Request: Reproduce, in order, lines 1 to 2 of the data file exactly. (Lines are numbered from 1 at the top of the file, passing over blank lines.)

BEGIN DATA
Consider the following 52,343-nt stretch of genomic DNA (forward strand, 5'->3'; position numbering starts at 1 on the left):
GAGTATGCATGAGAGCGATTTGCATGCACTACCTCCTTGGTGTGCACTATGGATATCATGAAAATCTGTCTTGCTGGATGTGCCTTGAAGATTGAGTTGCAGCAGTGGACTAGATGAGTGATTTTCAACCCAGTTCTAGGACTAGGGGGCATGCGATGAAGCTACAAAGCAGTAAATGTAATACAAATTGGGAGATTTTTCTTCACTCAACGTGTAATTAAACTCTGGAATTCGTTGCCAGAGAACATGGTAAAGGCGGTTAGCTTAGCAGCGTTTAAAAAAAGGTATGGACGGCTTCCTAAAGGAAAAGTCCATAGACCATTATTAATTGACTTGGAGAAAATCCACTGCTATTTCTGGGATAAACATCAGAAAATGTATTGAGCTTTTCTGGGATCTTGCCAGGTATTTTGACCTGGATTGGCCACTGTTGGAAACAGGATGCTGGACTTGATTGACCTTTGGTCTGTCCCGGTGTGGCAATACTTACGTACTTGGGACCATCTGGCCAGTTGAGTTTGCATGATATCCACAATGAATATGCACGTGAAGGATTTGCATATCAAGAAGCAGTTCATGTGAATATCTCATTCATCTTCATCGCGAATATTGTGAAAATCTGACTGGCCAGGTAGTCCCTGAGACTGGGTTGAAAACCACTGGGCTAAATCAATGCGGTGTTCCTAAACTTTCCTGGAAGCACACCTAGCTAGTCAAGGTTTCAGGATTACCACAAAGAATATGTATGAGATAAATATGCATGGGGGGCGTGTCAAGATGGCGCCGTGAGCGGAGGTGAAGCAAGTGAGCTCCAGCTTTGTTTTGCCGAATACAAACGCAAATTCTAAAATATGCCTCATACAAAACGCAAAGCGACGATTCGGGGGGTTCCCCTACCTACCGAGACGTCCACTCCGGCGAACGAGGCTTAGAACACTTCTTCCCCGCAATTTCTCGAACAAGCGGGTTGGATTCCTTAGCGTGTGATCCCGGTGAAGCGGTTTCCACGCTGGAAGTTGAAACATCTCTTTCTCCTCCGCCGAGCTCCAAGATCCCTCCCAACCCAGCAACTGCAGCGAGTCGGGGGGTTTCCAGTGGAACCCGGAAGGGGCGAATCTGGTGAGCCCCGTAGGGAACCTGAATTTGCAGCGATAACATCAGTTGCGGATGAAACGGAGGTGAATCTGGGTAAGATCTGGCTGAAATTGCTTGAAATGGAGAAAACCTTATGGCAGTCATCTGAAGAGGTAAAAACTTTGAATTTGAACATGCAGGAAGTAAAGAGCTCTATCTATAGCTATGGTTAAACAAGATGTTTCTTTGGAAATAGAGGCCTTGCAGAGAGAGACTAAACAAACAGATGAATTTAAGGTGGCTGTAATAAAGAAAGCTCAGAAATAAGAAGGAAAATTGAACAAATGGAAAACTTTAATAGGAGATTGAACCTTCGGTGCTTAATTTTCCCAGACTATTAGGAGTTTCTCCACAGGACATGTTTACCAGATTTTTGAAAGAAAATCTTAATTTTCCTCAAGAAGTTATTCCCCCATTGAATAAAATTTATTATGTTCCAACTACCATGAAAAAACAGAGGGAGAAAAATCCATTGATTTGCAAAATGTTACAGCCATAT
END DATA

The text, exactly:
Consider the following 52,343-nt stretch of genomic DNA (forward strand, 5'->3'; position numbering starts at 1 on the left):
GAGTATGCATGAGAGCGATTTGCATGCACTACCTCCTTGGTGTGCACTATGGATATCATGAAAATCTGTCTTGCTGGATGTGCCTTGAAGATTGAGTTGCAGCAGTGGACTAGATGAGTGATTTTCAACCCAGTTCTAGGACTAGGGGGCATGCGATGAAGCTACAAAGCAGTAAATGTAATACAAATTGGGAGATTTTTCTTCACTCAACGTGTAATTAAACTCTGGAATTCGTTGCCAGAGAACATGGTAAAGGCGGTTAGCTTAGCAGCGTTTAAAAAAAGGTATGGACGGCTTCCTAAAGGAAAAGTCCATAGACCATTATTAATTGACTTGGAGAAAATCCACTGCTATTTCTGGGATAAACATCAGAAAATGTATTGAGCTTTTCTGGGATCTTGCCAGGTATTTTGACCTGGATTGGCCACTGTTGGAAACAGGATGCTGGACTTGATTGACCTTTGGTCTGTCCCGGTGTGGCAATACTTACGTACTTGGGACCATCTGGCCAGTTGAGTTTGCATGATATCCACAATGAATATGCACGTGAAGGATTTGCATATCAAGAAGCAGTTCATGTGAATATCTCATTCATCTTCATCGCGAATATTGTGAAAATCTGACTGGCCAGGTAGTCCCTGAGACTGGGTTGAAAACCACTGGGCTAAATCAATGCGGTGTTCCTAAACTTTCCTGGAAGCACACCTAGCTAGTCAAGGTTTCAGGATTACCACAAAGAATATGTATGAGATAAATATGCATGGGGGGCGTGTCAAGATGGCGCCGTGAGCGGAGGTGAAGCAAGTGAGCTCCAGCTTTGTTTTGCCGAATACAAACGCAAATTCTAAAATATGCCTCATACAAAACGCAAAGCGACGATTCGGGGGGTTCCCCTACCTACCGAGACGTCCACTCCGGCGAACGAGGCTTAGAACACTTCTTCCCCGCAATTTCTCGAACAAGCGGGTTGGATTCCTTAGCGTGTGATCCCGGTGAAGCGGTTTCCACGCTGGAAGTTGAAACATCTCTTTCTCCTCCGCCGAGCTCCAAGATCCCTCCCAACCCAGCAACTGCAGCGAGTCGGGGGGTTTCCAGTGGAACCCGGAAGGGGCGAATCTGGTGAGCCCCGTAGGGAACCTGAATTTGCAGCGATAACATCAGTTGCGGATGAAACGGAGGTGAATCTGGGTAAGATCTGGCTGAAATTGCTTGAAATGGAGAAAACCTTATGGCAGTCATCTGAAGAGGTAAAAACTTTGAATTTGAACATGCAGGAAGTAAAGAGCTCTATCTATAGCTATGGTTAAACAAGATGTTTCTTTGGAAATAGAGGCCTTGCAGAGAGAGACTAAACAAACAGATGAATTTAAGGTGGCTGTAATAAAGAAAGCTCAGAAATAAGAAGGAAAATTGAACAAATGGAAAACTTTAATAGGAGATTGAACCTTCGGTGCTTAATTTTCCCAGACTATTAGGAGTTTCTCCACAGGACATGTTTACCAGATTTTTGAAAGAAAATCTTAATTTTCCTCAAGAAGTTATTCCCCCATTGAATAAAATTTATTATGTTCCAACTACCATGAAAAAACAGAGGGAGAAAAATCCATTGATTTGCAAAATGTTACAGCCATAT